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Panchanan Das Adhikary Vs. Jagannath Prasad Shaw and ors. - Court Judgment

LegalCrystal Citation
SubjectTenancy
CourtKolkata High Court
Decided On
Case NumberCivil Revn. No. 2262 of 1951
Judge
Reported inAIR1953Cal201
ActsTenancy Law; ;Calcutta Thika Tenancy Act, 1949 - Sections 27 and 29; ;Calcutta Thika Tenancy Rules - Rule 4(3)
AppellantPanchanan Das Adhikary
RespondentJagannath Prasad Shaw and ors.
Appellant AdvocateNilkantha Chatterjee, Adv.
Respondent AdvocateSushil Chandra Dutt, Adv.
Excerpt:
- .....act, 1949, the controller has no power to retransfer a suitto the file of the munsif. section 29, thikatenancy act, 1949, provides for the transfer tothe controller of cases relating to thikatenancy and not for retransfer of cases fromthe controller to the ordinary civil court. it is true that in the calcutta thika tenancy act, 1949, there is no express provision for retransfer of cases from the file of the controller to the ordinary civil court; but if in fact it is found that a suit does not relate to a thika tenancy,, it is clear that the controller can have no jurisdiction and the case mustgo back to the civil court.5. it is finally urged on behalf of the opposite party that it is only the district judge who could retransfer the case back to the file of the munsif under the.....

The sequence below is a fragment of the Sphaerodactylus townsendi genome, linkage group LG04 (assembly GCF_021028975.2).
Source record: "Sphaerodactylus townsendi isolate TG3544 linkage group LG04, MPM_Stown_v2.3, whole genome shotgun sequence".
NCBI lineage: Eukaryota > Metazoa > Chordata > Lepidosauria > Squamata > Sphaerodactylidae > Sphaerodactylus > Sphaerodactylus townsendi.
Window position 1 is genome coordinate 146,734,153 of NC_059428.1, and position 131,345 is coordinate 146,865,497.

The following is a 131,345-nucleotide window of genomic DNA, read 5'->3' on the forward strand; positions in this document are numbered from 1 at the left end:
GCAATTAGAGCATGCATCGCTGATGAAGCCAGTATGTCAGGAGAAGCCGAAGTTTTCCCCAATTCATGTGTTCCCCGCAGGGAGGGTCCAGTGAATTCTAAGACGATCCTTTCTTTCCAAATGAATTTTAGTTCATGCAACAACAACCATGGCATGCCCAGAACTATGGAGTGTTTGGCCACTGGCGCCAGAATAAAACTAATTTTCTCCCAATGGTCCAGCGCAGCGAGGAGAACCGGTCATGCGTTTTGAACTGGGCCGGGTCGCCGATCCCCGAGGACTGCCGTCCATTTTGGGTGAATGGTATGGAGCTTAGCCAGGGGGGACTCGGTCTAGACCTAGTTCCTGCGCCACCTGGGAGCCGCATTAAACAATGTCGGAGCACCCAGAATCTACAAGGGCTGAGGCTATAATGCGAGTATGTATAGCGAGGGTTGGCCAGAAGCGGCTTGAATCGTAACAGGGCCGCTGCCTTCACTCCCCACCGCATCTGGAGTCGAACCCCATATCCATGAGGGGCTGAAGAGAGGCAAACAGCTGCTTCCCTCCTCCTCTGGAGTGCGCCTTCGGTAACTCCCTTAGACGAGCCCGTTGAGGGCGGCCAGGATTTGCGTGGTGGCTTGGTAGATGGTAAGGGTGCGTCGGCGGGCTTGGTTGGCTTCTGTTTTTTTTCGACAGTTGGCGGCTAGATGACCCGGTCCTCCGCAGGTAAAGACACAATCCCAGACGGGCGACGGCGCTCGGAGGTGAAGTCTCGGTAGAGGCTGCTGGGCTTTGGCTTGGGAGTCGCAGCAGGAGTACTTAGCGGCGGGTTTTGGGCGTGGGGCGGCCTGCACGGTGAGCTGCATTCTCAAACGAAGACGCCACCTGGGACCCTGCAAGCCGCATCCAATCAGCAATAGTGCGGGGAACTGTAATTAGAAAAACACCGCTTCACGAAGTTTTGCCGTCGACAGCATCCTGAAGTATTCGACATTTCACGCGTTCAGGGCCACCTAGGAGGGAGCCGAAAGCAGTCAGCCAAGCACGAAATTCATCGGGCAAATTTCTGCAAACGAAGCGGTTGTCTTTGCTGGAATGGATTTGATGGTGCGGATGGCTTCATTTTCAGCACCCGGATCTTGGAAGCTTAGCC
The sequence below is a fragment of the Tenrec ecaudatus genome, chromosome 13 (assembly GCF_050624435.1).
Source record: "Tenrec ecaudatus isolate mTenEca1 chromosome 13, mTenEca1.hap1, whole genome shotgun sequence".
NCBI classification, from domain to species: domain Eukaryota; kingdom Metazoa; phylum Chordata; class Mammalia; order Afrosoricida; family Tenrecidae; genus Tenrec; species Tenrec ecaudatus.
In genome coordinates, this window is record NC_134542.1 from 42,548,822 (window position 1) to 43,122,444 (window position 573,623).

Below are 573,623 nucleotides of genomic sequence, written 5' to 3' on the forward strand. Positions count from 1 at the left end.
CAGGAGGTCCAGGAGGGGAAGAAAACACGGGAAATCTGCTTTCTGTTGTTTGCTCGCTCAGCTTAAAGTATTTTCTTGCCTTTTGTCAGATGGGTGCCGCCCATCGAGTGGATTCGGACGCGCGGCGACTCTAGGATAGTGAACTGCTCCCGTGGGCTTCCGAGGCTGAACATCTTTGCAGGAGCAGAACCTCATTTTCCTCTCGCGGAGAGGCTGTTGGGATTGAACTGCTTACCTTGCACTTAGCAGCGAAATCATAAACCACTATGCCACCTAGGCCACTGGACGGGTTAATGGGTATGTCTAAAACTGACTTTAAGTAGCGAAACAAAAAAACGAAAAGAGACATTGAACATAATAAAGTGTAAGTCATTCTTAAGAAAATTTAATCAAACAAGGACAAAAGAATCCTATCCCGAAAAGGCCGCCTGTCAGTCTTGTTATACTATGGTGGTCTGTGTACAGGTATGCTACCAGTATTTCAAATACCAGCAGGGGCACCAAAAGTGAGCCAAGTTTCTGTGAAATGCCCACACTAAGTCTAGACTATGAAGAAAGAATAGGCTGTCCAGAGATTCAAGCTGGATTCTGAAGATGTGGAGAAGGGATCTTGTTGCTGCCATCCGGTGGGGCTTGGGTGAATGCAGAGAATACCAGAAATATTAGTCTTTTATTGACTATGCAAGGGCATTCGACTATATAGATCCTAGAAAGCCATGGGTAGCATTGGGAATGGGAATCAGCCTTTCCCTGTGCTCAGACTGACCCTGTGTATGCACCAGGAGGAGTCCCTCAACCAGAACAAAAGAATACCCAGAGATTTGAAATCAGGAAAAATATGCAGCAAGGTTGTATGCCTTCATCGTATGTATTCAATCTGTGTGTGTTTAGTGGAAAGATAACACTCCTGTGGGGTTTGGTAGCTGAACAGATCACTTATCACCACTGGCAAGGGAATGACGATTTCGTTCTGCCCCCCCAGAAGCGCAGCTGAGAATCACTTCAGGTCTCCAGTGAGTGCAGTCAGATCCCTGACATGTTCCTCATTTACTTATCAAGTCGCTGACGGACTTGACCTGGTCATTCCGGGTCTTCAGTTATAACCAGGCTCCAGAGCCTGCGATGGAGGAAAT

Judgment:
ORDER

Sen, J.

1. This is a revisional application under the provisions of Article 227, Constitutionof India, from an order of the District Judge of the 24 Parganas dismissing summarily an appeal under Section 27(1), Calcutta Thika Tenancy Article 1949, from an order of the Controller, Sealdah.

la. The petitioner landlord instituted Title Suit No. 816 of 1948 in the first court of the Munsif of Sealdah for ejectment of the tenant opposite party from a parcel of bastu land measuring 4 cottas held at the monthly rent of Rs. 12/-. The hearing of the suit was stayed when the Thika Tenancy Ordinance came into force on 26-10-48. After the Thika Tenancy Act, 1949, had been passed the suit was transferred to the file of the Controller on 4-4-50 under the provisions of Section 29 of the Calcutta Thika Tenancy Act of 1949.

On 15-9-50 the petitioner filed an application before the Controller for re-transferring the suit to the file of the Munsif on the ground that the, tenancy was not a thika tenancy within the meaning of the Calcutta Thika Tenancy Act, 1949, in accordance with, various rulings of the Calcutta High Court on the point. The Controller rejected such application on 28-4-51 finding that the tenancy was a Thika Tenancy within the meaning of the Act and therefore the Controller had jurisdiction. This order was passed on 28-4-51.